What do you think? Leave a respectful comment.

What Roger Stone’s indictment could mean for Trump

President Trump’s long-term advisor Roger Stone was indicted Friday for allegedly coordinating with WikiLeaks to find damaging information about 2016 presidential competitor Hillary Clinton. New York University professor Ryan Goodman says it’s a move that could also implicate Trump himself, if federal investigators find that he encouraged the cover-up. Goodman joins Hari Sreenivasan.

Read the Full Transcript

  • Hari Sreenivasan:

    Good evening. Thanks for joining us. The longest U.S. government shutdown officially ended last night after 35 days.

  • Man:

    Joint resolution as amended is passed.

  • Hari Sreenivasan:

    Congress passed and President Trump then signed a bill that funds the affected government agencies for only the next three weeks with no money for construction of a border wall with Mexico. But Mr. Trump said he would not give up on building a wall and he tweeted this morning that negotiations with Democrats would quote start immediately. All of this comes as the special counsel's investigation enters a new phase with the indictment of Mr. Trump's longtime adviser Roger Stone. For analysis of what is and is not the latest indictment in what may be next. We turn now to Ryan Goodman a professor of law at New York University Law School. He is also the founding editor in chief of the website just security which focuses on U.S. national security law and policy. Thanks for joining us. So what was the significant part. What did you learn out of these indictments?

  • Ryan Goodman:

    So I think the most significant part that we didn't know before is just how intricated hated the relationship was between the campaign and Roger Stone. So he had formally left the campaign months earlier but it seems apparent that the special counsel knows that he was in regular communication with senior campaign officials and then on a specific mission to get information about if not actually get the stolen e-mail documents that Wikileaks had. So that changes the complexion of our understanding in some respects of the rush investigation because if Roger Stone is acting essentially as an agent of the Trump campaign it can implicate the campaign itself legally.

  • Hari Sreenivasan:

    Look the White House's line in response to this is no collusion. Where's the proof that we knew what the Russians were doing and we were working in concert with them.

  • Ryan Goodman:

    In this particular instance. The facts that are alleged by the special counsel in terms of what the truth is versus what Roger Stern testified about to Congress. So what the truth is there are data points there that you could look at to see whether there was coordination. Roger Stone was told by his intermediary that WikiLeaks has information about Hillary Clinton's health and then is told by an intermediary to refocus the campaign's messaging around Clinton's health which they then do over the next month even to the point that at the end of the month Chris Matthews on MSNBC is saying things like what's happening there's a major pivot in the campaign. Why is this going on and now we now know that at the beginning of August they were told by the intermediary who had apparently met with Assange this is going to be a document dump in the future. So that kind of coordination with WikiLeaks. You can see the evidence of it in the indictment.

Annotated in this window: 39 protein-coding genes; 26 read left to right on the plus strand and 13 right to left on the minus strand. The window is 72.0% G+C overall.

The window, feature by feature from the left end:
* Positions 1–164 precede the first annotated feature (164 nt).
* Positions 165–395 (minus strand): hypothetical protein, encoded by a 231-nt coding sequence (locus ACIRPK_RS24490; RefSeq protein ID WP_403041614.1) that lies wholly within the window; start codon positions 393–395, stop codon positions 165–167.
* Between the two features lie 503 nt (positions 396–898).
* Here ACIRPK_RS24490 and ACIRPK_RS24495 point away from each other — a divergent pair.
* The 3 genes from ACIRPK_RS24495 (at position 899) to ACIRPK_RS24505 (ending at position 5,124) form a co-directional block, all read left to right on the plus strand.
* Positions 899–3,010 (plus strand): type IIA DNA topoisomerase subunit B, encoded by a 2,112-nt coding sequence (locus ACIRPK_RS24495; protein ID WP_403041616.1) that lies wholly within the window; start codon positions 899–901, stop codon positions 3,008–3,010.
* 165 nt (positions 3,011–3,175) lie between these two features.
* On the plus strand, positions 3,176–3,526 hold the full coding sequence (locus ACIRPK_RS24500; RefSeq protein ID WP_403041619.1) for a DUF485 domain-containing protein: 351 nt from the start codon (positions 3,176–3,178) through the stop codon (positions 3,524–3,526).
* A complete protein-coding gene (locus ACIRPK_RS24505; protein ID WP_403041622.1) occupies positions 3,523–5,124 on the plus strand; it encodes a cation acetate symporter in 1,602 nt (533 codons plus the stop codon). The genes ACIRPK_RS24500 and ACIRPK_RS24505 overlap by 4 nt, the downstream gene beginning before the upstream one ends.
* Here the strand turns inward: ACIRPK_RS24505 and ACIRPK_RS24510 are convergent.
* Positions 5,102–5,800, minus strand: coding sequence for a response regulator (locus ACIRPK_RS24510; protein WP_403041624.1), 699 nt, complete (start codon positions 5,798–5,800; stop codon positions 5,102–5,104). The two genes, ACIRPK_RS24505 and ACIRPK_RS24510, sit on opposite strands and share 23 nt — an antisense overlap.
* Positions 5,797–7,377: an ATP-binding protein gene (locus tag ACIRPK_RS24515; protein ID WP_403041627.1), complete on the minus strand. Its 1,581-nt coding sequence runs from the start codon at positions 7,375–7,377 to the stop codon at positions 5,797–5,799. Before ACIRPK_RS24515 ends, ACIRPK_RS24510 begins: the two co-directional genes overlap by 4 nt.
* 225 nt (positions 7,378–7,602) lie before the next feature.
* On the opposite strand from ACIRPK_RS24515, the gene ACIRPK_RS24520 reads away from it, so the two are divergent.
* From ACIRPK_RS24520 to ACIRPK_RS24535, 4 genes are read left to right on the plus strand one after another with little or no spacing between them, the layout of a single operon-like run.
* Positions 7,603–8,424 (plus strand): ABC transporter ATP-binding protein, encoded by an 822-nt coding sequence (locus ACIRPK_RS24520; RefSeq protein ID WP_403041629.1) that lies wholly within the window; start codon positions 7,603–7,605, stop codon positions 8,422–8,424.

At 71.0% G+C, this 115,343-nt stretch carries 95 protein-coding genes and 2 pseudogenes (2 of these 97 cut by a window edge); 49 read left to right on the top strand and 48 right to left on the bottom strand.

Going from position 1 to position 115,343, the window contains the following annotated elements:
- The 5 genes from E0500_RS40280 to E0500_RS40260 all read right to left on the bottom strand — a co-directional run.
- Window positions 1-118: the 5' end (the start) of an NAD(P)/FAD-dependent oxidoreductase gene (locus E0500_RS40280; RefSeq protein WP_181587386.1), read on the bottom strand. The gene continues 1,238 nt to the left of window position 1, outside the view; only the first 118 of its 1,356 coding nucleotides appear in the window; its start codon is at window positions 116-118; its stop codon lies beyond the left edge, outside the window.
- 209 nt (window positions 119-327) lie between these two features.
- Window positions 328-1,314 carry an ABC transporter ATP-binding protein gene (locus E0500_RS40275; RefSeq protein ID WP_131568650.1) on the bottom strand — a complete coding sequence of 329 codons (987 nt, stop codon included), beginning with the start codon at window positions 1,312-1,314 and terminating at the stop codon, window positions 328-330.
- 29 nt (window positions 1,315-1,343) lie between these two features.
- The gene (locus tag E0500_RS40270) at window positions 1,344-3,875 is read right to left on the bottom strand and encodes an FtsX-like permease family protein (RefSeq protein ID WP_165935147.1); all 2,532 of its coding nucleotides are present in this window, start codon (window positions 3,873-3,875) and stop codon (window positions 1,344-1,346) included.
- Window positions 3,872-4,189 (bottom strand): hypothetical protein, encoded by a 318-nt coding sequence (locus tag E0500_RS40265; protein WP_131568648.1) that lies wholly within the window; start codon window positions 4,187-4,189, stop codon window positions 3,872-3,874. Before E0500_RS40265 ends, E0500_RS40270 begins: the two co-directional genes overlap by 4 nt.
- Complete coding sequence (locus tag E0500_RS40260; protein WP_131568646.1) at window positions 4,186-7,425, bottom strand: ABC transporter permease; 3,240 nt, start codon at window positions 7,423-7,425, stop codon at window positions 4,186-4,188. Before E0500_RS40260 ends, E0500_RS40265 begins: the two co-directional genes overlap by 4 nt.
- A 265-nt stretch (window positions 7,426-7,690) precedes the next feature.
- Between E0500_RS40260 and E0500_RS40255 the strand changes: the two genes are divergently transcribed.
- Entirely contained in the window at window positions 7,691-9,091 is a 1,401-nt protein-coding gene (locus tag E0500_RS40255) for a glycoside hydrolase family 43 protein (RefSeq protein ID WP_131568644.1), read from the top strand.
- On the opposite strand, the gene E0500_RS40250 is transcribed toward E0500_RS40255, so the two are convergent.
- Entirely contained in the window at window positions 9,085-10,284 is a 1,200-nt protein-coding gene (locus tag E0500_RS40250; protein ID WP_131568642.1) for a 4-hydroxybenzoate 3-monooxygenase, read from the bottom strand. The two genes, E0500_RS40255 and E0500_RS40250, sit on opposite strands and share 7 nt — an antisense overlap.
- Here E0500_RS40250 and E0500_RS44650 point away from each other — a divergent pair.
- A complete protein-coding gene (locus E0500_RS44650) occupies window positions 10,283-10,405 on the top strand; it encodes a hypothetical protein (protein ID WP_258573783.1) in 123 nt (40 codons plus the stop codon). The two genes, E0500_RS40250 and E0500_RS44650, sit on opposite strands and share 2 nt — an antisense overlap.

• Hari Sreenivasan:

    What is Roger Stone do? I mean he said I was never in communication.

  • Ryan Goodman:

    I think he's in a world of trouble so much so that I think he might have to very seriously think about pleading and cooperating. You know just one example of it is that apparently on the very day that he tells Congress that he has no text messages or e-mails with Person 2 he has 30 text messages that day according to the indictment with person number two. It's pretty clear and that's devastating. So I don't really understand what his game is at this point except for this other you know wild card of a potential pardon or something like that.

  • Hari Sreenivasan:

    But what does this teach you about how Mueller's investigation is progressing.? Maybe the legal framework that he's operating within or stretching toward to include.

  • Ryan Goodman:

    So I think it does suggest that Mueller might have much bigger revelations in store what several former federal prosecutors have said is he could have actually charged conspiracy to coordinate campaign messaging with WikiLeaks. Roger Stone Actually doesn't just say he wants to get information from WikiLeaks but he actually wants to get the documents with Person number one he says get the stolen e-mails with person number two. He sends a very specific document requests he wants WikiLeaks to give them a document section on Hillary Clinton when she is serving as secretary of state and her policy over Libya. That could be charged as a federal election campaign law violations soliciting something of value from a foreign national. If you're trying to read the tea leaves there's a very good likelihood that's the direction and this very well might go. And he's just accumulating some of these people because now they've just on the search warrant on Roger Stone's home have much more information Roger Stone if he flips and cooperates can say who his conversations were with on the campaign and say more about the connection with Wikileaks. There might be a lot more there over the coming months.

  • Hari Sreenivasan:

    All right. Ryan Goodman from NYU School of law and the just security blog. Thanks so much.

  • Ryan Goodman:

    Thank you.

Listen to this Segment

The Latest